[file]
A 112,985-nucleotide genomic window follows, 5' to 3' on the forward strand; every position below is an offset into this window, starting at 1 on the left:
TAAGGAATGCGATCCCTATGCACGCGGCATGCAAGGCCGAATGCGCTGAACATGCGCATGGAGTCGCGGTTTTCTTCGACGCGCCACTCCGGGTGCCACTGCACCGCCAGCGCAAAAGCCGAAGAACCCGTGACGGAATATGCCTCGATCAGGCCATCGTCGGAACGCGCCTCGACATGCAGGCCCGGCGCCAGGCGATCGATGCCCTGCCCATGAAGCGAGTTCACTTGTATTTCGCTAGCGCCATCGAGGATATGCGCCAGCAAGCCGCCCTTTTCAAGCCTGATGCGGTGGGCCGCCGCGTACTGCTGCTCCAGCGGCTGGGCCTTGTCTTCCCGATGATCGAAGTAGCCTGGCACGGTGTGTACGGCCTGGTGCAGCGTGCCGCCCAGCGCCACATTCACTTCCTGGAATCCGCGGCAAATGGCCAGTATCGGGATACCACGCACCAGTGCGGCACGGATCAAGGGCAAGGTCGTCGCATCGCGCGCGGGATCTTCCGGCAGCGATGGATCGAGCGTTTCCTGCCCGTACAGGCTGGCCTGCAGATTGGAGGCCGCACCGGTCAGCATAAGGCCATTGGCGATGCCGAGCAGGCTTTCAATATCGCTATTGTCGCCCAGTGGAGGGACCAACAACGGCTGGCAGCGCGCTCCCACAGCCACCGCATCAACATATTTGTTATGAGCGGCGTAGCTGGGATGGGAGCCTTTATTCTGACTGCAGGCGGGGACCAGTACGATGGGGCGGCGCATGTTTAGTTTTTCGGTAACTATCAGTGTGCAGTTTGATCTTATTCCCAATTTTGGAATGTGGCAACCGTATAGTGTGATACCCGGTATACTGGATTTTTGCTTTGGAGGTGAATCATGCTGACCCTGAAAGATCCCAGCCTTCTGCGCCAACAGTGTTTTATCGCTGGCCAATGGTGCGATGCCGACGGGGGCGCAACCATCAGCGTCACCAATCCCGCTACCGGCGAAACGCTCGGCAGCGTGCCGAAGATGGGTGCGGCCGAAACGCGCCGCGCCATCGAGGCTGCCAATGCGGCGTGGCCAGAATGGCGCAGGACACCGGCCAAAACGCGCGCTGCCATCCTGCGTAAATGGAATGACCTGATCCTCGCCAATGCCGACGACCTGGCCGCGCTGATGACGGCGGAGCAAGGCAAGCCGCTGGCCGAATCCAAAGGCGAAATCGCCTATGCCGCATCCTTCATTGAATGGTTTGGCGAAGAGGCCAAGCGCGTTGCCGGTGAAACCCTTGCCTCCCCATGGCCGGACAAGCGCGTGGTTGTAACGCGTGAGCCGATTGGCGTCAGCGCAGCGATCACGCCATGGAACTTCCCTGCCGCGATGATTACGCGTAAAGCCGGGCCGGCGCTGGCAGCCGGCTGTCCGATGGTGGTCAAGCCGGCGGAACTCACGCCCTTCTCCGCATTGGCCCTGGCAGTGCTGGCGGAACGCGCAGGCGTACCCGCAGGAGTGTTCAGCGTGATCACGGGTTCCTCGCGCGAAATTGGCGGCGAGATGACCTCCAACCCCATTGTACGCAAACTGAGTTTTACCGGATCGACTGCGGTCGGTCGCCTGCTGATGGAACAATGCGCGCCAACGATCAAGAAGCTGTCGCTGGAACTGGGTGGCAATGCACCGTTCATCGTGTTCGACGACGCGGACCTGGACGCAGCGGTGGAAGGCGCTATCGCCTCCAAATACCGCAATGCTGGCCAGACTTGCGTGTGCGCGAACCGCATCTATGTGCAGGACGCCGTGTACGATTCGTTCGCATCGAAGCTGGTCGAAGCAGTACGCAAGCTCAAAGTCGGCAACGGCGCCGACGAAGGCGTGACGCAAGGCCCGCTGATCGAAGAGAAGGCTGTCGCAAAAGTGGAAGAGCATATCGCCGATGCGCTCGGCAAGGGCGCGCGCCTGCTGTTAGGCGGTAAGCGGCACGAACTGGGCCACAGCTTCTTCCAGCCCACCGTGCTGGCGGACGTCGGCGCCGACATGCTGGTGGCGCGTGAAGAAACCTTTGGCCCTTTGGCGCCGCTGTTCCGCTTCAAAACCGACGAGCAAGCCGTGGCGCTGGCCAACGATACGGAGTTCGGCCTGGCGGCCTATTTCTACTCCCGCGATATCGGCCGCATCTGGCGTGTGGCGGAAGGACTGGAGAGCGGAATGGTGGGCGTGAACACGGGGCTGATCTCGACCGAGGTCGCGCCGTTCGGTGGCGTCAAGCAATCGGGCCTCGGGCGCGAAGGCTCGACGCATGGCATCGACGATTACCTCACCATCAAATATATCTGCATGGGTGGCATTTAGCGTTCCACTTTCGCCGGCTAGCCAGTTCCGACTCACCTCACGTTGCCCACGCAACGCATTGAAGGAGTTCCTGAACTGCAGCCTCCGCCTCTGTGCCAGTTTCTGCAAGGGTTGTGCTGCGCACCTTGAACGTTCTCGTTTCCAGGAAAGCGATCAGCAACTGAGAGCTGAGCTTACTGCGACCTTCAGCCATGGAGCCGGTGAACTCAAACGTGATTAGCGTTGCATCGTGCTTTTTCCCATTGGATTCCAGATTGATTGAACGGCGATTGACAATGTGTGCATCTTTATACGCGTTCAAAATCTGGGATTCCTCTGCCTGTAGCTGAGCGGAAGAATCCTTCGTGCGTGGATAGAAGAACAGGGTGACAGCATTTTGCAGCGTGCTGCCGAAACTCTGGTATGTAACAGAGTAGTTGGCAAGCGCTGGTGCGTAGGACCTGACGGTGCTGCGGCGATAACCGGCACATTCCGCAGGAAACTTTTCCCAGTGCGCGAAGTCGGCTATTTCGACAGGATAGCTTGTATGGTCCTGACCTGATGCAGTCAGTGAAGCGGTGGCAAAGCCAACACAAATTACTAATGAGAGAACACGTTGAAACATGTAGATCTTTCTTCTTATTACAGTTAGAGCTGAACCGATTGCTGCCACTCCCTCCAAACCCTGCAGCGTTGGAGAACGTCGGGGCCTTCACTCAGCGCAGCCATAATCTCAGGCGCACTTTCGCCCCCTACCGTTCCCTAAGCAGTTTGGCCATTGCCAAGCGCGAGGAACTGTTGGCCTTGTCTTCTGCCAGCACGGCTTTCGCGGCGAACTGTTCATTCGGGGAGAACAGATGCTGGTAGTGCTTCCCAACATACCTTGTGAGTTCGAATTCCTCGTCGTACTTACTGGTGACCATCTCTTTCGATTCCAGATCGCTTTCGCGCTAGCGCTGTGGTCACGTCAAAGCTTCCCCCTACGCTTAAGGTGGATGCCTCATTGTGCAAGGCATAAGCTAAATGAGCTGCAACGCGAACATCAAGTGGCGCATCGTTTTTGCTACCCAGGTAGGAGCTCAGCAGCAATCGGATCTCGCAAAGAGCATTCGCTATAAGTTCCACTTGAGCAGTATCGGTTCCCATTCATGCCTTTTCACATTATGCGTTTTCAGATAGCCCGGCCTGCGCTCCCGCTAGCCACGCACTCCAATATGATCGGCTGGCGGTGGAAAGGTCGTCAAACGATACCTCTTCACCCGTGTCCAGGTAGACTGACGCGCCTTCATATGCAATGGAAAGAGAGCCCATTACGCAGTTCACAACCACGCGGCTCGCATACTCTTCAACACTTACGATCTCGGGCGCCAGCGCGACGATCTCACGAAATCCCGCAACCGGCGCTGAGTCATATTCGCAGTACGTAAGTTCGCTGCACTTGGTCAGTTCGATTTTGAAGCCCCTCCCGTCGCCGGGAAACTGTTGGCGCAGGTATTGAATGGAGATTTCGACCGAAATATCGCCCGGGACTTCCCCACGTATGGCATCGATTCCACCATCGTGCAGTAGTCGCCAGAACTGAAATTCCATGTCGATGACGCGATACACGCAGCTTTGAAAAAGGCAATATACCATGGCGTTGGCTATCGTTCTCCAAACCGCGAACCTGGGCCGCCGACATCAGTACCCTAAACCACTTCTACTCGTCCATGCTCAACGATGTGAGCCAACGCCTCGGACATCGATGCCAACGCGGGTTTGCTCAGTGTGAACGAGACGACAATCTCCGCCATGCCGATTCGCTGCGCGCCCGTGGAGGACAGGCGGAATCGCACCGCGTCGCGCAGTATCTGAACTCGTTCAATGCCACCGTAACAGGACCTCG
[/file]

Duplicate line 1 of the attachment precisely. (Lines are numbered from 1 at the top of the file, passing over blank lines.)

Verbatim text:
A 112,985-nucleotide genomic window follows, 5' to 3' on the forward strand; every position below is an offset into this window, starting at 1 on the left: